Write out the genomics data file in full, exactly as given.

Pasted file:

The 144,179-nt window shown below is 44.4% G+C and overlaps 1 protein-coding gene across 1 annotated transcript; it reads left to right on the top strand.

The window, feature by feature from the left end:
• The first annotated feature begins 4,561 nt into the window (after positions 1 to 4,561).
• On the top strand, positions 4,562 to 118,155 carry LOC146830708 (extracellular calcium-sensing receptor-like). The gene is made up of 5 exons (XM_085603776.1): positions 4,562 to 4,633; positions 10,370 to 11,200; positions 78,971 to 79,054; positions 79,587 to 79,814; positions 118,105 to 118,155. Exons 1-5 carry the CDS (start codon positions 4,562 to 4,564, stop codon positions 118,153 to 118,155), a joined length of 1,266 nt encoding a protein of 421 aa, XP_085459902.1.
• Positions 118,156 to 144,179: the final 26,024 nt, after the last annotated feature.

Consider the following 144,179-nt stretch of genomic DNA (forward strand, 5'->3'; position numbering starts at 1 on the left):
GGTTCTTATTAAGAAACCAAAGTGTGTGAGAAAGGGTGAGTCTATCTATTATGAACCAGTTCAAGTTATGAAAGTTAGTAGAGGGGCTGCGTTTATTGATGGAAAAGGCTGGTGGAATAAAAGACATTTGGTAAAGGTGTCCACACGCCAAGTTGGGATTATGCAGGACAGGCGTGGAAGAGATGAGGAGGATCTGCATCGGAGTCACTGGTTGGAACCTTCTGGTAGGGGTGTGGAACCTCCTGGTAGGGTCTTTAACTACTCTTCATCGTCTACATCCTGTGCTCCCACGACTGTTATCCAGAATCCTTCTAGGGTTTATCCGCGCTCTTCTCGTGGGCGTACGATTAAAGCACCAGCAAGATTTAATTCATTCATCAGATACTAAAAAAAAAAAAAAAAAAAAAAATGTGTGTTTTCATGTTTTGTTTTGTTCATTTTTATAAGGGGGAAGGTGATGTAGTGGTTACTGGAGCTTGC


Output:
The 144,179-nt window shown below is 44.4% G+C and overlaps 1 protein-coding gene across 1 annotated transcript; it reads left to right on the top strand.

The window, feature by feature from the left end:
• The first annotated feature begins 4,561 nt into the window (after positions 1 to 4,561).
• On the top strand, positions 4,562 to 118,155 carry LOC146830708 (extracellular calcium-sensing receptor-like). The gene is made up of 5 exons (XM_085603776.1): positions 4,562 to 4,633; positions 10,370 to 11,200; positions 78,971 to 79,054; positions 79,587 to 79,814; positions 118,105 to 118,155. Exons 1-5 carry the CDS (start codon positions 4,562 to 4,564, stop codon positions 118,153 to 118,155), a joined length of 1,266 nt encoding a protein of 421 aa, XP_085459902.1.
• Positions 118,156 to 144,179: the final 26,024 nt, after the last annotated feature.

Consider the following 144,179-nt stretch of genomic DNA (forward strand, 5'->3'; position numbering starts at 1 on the left):
GGTTCTTATTAAGAAACCAAAGTGTGTGAGAAAGGGTGAGTCTATCTATTATGAACCAGTTCAAGTTATGAAAGTTAGTAGAGGGGCTGCGTTTATTGATGGAAAAGGCTGGTGGAATAAAAGACATTTGGTAAAGGTGTCCACACGCCAAGTTGGGATTATGCAGGACAGGCGTGGAAGAGATGAGGAGGATCTGCATCGGAGTCACTGGTTGGAACCTTCTGGTAGGGGTGTGGAACCTCCTGGTAGGGTCTTTAACTACTCTTCATCGTCTACATCCTGTGCTCCCACGACTGTTATCCAGAATCCTTCTAGGGTTTATCCGCGCTCTTCTCGTGGGCGTACGATTAAAGCACCAGCAAGATTTAATTCATTCATCAGATACTAAAAAAAAAAAAAAAAAAAAAAATGTGTGTTTTCATGTTTTGTTTTGTTCATTTTTATAAGGGGGAAGGTGATGTAGTGGTTACTGGAGCTTGC